Re: [Rd] Expected behaviour of is.unsorted?

From: Duncan Murdoch <murdoch.duncan_at_gmail.com>
Date: Thu, 24 May 2012 14:42:52 -0400

On 24/05/2012 1:33 PM, Matthew Dowle wrote:

> >  On 24/05/2012 11:10 AM, Matthew Dowle wrote:
> >>  >   On 24/05/2012 9:15 AM, Matthew Dowle wrote:

> >> >> Duncan Murdoch<murdoch.duncan<at> gmail.com> writes:
> >> >> >
> >> >> > On 12-05-24 7:39 AM, Matthew Dowle wrote:
> >> >> > > Duncan Murdoch<murdoch.duncan<at> gmail.com> writes:
> >> >> > >>
> >> >> > >> On 12-05-23 4:37 AM, Matthew Dowle wrote:
> >> >> > > Since it seems to have a bug anyway (and if so, can't be
> >>  correct

> >> >> in anyone's
> >> >> > > use of it), could either is.unsorted on a data.frame return
> >>  the

> >> >> error
> >> >> that's in
> >> >> > > the C code already: "only atomic vectors can be tested to be
> >> >> sorted", for
> >> >> > > safety and to lessen confusion, or be changed to return the
> >> >> natural
> >> >> expectation
> >> >> > > proposed above? The easiest quick fix would be to negate the
> >> >> result of
> >> >> the .gtn
> >> >> > > call of course, but then you could never go back.
> >> >> >
> >> >> > I don't follow the last sentence. If the .gtn call needs to be
> >> >> negated,
> >> >> > why would you want to go back?
> >>  >>

> >> >> Because then is.unsorted(DF) would work, but go by row, which you
> >> >> guessed above
> >> >> wasn't intended and isn't sensible. But once it worked in that way,
> >> >> users might
> >> >> start to depend on it; e.g., by writing is.unsorted(t(DF)). If I
> >>  came

> >> >> along in future and suggested that was inefficient and wouldn't it
> >>  be

> >> >> more
> >> >> natural and efficient if is.unsorted(DF) went by column, returning
> >>  the

> >> >> same as
> >> >> with(DF,is.unsorted(order(a,b))) but implemented efficiently, you
> >>  would

> >> >> fear
> >> >> that user code now depended on it going by row and say it was too
> >>  late.

> >> >> I'd
> >> >> persist and highlight that it didn't seem in keeping with the spirit
> >>  of

> >> >> is.unsorted()'s speed since it short circuits on the first unsorted
> >> >> item, which
> >> >> is why we love it. You'd reply that's not documented. Which it
> >>  isn't.

> >> >> And that
> >> >> would be the end of that.
> >>  >
> >>  >   Okay, I'm going to fix the handling of .gtn results, and document the
> >>  >   unsuitability of this
> >>  >   function for dataframes and arrays.
> >>
> >>  But that leaves the door open to confusion later, whilst closing the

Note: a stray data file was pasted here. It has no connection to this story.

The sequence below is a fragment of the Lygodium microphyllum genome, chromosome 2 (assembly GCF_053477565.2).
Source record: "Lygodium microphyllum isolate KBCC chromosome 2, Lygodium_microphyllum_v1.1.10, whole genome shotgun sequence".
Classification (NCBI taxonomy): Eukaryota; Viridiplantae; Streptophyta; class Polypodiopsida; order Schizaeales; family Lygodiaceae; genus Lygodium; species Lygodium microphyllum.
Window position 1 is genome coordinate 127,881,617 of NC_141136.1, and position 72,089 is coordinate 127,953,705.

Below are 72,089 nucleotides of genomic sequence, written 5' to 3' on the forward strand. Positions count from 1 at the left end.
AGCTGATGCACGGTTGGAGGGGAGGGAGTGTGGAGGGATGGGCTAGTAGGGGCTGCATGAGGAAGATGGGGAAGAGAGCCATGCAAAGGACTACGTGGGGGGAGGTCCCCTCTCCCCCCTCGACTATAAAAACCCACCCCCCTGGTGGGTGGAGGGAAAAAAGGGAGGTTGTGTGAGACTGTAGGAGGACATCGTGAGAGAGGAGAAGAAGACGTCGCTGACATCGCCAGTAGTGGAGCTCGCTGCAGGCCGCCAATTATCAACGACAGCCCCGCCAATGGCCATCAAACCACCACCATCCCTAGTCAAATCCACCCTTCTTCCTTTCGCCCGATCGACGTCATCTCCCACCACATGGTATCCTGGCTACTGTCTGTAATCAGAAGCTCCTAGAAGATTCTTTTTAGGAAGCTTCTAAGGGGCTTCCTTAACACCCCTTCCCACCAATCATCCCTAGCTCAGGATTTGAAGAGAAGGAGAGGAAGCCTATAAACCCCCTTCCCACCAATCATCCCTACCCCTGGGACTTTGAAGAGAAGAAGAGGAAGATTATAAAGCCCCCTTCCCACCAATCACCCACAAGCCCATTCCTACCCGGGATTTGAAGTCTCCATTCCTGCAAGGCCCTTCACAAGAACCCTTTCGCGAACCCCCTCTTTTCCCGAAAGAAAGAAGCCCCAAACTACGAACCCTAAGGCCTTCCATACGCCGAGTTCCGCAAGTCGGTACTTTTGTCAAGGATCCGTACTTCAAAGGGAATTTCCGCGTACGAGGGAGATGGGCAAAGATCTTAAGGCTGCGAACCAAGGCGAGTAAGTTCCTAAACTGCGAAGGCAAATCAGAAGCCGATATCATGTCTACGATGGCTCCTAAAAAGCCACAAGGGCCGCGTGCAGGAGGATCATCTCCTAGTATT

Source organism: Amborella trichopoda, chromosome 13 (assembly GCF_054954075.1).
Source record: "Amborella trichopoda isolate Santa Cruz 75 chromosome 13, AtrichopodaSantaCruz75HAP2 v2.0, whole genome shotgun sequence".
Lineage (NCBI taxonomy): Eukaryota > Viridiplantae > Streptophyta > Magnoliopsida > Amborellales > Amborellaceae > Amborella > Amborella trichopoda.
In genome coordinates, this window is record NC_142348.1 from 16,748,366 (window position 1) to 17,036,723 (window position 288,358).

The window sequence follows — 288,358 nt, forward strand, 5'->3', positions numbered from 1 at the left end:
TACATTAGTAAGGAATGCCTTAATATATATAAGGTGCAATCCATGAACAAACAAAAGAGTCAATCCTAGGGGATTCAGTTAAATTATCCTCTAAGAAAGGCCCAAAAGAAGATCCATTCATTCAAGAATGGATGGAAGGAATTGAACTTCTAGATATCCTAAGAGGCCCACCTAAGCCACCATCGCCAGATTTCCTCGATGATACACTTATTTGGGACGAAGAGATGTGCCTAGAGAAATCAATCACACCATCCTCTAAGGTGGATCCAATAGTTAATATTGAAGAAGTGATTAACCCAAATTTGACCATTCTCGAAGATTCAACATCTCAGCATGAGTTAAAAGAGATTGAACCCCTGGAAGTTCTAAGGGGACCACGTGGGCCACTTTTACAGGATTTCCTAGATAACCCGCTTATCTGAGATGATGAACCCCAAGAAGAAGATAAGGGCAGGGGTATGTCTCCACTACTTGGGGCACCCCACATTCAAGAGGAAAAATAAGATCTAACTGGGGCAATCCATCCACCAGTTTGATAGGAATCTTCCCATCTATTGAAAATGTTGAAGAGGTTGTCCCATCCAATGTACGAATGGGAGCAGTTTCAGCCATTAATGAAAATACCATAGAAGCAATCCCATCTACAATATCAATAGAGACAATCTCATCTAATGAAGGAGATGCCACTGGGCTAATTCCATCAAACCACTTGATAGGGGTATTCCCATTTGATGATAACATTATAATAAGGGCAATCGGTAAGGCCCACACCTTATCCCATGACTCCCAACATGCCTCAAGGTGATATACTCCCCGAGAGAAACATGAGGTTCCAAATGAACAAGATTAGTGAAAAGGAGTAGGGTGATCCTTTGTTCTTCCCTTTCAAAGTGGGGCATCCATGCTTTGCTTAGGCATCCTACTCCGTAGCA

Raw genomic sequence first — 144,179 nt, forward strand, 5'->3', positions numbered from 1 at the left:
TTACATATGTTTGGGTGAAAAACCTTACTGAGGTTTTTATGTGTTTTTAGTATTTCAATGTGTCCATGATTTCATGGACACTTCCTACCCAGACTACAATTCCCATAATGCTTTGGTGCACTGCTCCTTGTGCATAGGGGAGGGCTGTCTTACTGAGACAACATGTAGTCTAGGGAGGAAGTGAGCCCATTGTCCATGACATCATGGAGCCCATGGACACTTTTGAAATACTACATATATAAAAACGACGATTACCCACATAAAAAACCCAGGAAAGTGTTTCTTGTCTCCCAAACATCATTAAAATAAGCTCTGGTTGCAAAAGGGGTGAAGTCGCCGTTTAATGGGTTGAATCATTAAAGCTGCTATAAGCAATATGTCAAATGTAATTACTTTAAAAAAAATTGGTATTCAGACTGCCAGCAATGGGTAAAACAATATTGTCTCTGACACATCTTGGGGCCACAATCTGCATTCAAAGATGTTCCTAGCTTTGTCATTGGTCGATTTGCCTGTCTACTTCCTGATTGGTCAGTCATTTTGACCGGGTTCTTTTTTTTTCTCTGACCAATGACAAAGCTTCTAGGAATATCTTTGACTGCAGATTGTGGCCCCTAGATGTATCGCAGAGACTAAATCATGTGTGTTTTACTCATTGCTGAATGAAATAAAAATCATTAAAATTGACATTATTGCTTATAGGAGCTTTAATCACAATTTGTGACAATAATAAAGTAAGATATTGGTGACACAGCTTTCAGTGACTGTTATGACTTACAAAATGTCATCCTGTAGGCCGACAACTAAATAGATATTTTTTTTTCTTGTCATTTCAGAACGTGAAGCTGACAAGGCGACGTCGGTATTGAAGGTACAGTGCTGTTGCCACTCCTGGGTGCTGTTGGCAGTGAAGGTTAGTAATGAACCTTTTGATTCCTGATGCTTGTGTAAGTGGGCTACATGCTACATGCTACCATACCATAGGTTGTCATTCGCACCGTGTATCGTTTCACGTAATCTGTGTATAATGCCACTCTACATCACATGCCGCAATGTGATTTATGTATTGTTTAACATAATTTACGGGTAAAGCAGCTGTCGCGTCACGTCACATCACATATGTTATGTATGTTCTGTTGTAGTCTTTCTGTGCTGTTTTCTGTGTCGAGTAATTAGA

> >>  door
> >>  to a better solution: making is.unsorted() work by column for
> >>  data.frame;
> >>  i.e., making is.unsorted _suitable_ for data.frame. If you just do the
> >>  quick fix for .gtn result you can never go back. If making
> >>  is.unsorted(DF)
> >>  work by column is too hard for now, then leaving the door open would be
> >>  better by returning the error message already in the C code: "only
> >>  atomic
> >>  vectors can be tested to be sorted". That would be a better quick fix
> >>  since it leaves options for the future.
> >
> >  I don't see why saying this function is unsuitable for dataframes
> >  implies that it will never be made suitable for dataframes.
>
> If user code or packages start to depend on is.unsorted(t(DF)) it would be
> harder to change, no?

I don't see why. t(DF) is not a dataframe, so it will give surprising answers in a different way. If people rely on using code in ways that are documented to give unexpected results, they deserve what they get.

>   Why provide something that is unsuitable and allow
> that possibility to happen? It's more user friendly to return "not
> implemented", "unsuitable", or the nicer message already in the C code,
> than leave the door open for confusion and errors. Or in other words, it's
> even more user friendly to return a warning or error to the user at the
> prompt, than the user friendliness of writing in the help file that it's
> unsuitable for data.frame.

I disagree. I think it is most friendly to implement the function in the way it has been documented (even if it hasn't always been behaving as documented).

Duncan Murdoch



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